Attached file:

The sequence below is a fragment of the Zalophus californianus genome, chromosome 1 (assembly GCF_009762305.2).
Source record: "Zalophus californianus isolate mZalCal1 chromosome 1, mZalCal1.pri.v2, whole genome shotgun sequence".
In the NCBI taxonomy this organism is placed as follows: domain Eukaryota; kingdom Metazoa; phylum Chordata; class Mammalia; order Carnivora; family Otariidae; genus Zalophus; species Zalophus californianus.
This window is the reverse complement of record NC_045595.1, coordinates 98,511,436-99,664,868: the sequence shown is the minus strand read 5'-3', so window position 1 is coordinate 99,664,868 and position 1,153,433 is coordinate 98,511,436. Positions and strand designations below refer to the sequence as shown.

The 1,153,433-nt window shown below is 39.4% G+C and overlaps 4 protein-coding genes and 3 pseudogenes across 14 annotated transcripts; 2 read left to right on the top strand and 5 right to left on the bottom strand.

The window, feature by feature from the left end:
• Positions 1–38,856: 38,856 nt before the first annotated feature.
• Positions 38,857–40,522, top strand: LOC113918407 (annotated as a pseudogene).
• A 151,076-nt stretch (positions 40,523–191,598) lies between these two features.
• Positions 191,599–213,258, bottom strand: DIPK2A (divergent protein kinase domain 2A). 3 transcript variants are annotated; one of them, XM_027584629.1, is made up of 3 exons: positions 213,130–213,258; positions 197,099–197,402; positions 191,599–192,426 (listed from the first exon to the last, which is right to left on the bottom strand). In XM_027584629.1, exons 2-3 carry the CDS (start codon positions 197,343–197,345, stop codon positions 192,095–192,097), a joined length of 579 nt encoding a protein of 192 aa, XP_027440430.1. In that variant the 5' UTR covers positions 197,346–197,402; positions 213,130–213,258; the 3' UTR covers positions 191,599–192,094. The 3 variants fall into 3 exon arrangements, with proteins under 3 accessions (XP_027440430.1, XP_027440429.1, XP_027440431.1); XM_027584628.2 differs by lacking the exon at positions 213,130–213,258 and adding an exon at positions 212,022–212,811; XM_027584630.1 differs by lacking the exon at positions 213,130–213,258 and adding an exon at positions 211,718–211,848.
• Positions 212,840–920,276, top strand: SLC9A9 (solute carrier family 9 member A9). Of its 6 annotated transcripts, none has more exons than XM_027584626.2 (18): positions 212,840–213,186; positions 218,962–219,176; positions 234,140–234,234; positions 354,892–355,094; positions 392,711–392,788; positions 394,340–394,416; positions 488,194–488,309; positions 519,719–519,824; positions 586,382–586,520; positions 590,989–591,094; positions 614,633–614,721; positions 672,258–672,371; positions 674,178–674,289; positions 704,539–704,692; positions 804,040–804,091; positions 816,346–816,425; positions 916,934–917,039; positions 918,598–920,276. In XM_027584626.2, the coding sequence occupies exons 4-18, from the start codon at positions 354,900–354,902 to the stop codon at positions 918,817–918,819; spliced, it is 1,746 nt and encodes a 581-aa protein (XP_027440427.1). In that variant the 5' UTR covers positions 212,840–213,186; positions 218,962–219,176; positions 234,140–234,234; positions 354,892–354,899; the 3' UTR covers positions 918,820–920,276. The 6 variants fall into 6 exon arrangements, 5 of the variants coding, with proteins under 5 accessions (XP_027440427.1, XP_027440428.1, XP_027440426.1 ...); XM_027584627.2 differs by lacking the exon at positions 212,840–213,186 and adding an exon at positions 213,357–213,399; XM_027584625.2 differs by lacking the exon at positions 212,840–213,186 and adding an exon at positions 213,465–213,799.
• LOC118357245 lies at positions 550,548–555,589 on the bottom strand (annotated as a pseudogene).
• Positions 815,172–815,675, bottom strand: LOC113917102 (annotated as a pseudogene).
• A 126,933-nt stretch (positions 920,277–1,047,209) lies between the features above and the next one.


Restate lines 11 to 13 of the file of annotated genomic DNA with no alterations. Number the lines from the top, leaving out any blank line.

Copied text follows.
• Positions 212,840–920,276, top strand: SLC9A9 (solute carrier family 9 member A9). Of its 6 annotated transcripts, none has more exons than XM_027584626.2 (18): positions 212,840–213,186; positions 218,962–219,176; positions 234,140–234,234; positions 354,892–355,094; positions 392,711–392,788; positions 394,340–394,416; positions 488,194–488,309; positions 519,719–519,824; positions 586,382–586,520; positions 590,989–591,094; positions 614,633–614,721; positions 672,258–672,371; positions 674,178–674,289; positions 704,539–704,692; positions 804,040–804,091; positions 816,346–816,425; positions 916,934–917,039; positions 918,598–920,276. In XM_027584626.2, the coding sequence occupies exons 4-18, from the start codon at positions 354,900–354,902 to the stop codon at positions 918,817–918,819; spliced, it is 1,746 nt and encodes a 581-aa protein (XP_027440427.1). In that variant the 5' UTR covers positions 212,840–213,186; positions 218,962–219,176; positions 234,140–234,234; positions 354,892–354,899; the 3' UTR covers positions 918,820–920,276. The 6 variants fall into 6 exon arrangements, 5 of the variants coding, with proteins under 5 accessions (XP_027440427.1, XP_027440428.1, XP_027440426.1 ...); XM_027584627.2 differs by lacking the exon at positions 212,840–213,186 and adding an exon at positions 213,357–213,399; XM_027584625.2 differs by lacking the exon at positions 212,840–213,186 and adding an exon at positions 213,465–213,799.
• LOC118357245 lies at positions 550,548–555,589 on the bottom strand (annotated as a pseudogene).
• Positions 815,172–815,675, bottom strand: LOC113917102 (annotated as a pseudogene).